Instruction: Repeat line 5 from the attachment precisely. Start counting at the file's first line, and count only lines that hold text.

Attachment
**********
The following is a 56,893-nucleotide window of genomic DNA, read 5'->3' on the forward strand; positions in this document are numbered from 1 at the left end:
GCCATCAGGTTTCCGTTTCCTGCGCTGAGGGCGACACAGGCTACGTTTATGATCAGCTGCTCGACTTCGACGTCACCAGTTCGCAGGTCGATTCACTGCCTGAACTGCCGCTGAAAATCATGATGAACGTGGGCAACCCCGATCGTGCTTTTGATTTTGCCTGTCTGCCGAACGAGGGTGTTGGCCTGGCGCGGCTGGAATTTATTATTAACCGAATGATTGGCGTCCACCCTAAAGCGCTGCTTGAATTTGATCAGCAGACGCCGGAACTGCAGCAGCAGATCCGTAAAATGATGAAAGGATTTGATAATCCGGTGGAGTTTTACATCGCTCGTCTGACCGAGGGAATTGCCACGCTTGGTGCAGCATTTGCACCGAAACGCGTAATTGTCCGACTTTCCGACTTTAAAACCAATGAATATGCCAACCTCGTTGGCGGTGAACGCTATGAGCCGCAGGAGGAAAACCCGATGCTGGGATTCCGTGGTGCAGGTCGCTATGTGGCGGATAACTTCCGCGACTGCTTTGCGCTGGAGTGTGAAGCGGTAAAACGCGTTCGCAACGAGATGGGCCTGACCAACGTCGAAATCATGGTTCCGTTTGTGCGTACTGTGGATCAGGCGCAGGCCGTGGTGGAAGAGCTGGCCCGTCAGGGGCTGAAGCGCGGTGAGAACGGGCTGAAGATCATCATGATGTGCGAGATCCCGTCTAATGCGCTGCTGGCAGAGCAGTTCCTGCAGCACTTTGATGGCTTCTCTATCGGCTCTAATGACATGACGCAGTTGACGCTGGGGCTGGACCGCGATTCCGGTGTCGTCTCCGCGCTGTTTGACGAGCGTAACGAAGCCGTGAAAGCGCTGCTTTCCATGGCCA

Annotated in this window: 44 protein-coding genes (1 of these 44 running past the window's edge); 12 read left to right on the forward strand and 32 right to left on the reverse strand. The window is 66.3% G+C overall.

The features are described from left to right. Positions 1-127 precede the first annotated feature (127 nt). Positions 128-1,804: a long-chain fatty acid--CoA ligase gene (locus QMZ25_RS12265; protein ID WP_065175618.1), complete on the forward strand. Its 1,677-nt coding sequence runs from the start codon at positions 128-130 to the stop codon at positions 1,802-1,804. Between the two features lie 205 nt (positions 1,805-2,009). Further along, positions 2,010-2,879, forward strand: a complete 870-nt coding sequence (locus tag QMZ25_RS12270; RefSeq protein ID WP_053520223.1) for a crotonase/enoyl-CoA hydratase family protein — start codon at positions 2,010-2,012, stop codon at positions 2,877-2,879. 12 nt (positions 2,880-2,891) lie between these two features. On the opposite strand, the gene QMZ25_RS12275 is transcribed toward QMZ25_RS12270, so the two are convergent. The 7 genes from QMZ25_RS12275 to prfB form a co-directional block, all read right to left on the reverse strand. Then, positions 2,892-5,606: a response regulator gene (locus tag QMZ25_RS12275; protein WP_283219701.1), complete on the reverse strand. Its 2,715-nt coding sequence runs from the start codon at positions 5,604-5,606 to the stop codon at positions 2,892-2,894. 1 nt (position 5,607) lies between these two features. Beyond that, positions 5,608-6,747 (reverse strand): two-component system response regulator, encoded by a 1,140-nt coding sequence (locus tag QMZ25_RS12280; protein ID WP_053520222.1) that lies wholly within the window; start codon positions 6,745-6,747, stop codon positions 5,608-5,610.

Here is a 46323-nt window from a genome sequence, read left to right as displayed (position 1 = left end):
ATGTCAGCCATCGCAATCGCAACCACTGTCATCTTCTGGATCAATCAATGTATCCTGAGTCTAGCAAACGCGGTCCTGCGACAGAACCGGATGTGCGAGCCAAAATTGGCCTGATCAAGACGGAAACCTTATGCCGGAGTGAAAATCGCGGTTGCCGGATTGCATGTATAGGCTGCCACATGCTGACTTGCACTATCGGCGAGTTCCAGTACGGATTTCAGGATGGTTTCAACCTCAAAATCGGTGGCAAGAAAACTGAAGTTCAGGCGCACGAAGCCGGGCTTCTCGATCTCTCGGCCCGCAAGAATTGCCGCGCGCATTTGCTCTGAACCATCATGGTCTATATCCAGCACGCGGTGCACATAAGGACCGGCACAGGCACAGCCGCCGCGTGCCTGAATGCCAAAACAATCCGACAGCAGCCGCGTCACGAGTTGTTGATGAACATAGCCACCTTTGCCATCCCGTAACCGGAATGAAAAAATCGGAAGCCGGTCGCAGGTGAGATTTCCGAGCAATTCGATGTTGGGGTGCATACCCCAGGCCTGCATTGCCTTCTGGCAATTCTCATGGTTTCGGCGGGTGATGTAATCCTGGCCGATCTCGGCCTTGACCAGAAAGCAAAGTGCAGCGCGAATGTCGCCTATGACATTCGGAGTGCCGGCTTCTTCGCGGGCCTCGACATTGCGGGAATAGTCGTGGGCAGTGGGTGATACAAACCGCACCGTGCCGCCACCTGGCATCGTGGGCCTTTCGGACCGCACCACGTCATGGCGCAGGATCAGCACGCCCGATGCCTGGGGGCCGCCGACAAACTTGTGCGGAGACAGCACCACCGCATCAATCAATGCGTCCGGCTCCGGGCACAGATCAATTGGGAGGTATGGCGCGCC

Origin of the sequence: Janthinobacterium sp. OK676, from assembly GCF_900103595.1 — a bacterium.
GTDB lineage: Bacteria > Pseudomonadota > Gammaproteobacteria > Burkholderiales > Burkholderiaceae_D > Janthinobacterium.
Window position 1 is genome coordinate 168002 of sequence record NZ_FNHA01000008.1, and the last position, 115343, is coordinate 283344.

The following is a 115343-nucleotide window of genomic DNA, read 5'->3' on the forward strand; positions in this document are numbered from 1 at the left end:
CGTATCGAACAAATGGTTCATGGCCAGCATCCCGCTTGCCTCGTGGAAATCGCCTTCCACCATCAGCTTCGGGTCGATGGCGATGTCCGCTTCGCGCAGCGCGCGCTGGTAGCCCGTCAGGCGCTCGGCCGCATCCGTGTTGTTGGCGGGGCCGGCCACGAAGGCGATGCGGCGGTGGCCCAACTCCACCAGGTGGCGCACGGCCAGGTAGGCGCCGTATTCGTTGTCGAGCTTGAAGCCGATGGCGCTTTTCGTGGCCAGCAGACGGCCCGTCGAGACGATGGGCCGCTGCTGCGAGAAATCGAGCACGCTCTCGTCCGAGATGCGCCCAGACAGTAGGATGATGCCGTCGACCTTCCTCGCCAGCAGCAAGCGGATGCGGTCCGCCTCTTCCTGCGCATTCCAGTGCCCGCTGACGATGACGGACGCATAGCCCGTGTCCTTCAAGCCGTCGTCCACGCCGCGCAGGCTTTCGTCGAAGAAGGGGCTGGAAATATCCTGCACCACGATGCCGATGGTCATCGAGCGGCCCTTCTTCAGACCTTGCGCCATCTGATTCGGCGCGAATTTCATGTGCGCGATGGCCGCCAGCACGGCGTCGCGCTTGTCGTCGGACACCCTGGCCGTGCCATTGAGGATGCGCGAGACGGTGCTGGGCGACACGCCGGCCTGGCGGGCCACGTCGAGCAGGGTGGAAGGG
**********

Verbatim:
Here is a 46323-nt window from a genome sequence, read left to right as displayed (position 1 = left end):